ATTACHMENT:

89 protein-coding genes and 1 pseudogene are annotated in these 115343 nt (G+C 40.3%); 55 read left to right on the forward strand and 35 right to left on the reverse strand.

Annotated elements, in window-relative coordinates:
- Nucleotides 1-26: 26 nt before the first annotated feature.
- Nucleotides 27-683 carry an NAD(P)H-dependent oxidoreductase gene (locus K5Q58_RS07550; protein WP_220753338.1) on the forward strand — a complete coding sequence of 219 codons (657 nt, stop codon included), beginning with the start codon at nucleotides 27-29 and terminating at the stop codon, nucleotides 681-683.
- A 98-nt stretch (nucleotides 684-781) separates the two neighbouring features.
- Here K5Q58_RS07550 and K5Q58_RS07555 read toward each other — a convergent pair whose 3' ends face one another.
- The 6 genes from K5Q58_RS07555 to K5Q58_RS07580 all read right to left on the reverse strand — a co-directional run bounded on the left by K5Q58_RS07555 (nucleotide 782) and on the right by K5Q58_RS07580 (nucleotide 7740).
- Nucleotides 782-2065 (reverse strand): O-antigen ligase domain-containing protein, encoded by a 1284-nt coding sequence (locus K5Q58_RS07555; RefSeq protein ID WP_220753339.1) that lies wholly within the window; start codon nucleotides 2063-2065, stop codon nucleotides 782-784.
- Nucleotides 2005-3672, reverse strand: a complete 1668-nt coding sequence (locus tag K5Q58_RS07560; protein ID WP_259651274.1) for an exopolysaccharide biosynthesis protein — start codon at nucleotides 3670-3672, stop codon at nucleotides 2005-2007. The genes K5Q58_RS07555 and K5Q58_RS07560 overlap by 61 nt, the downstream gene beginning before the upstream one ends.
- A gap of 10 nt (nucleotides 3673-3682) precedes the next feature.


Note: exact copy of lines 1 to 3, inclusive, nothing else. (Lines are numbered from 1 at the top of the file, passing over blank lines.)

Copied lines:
89 protein-coding genes and 1 pseudogene are annotated in these 115343 nt (G+C 40.3%); 55 read left to right on the forward strand and 35 right to left on the reverse strand.

Annotated elements, in window-relative coordinates:
- Nucleotides 1-26: 26 nt before the first annotated feature.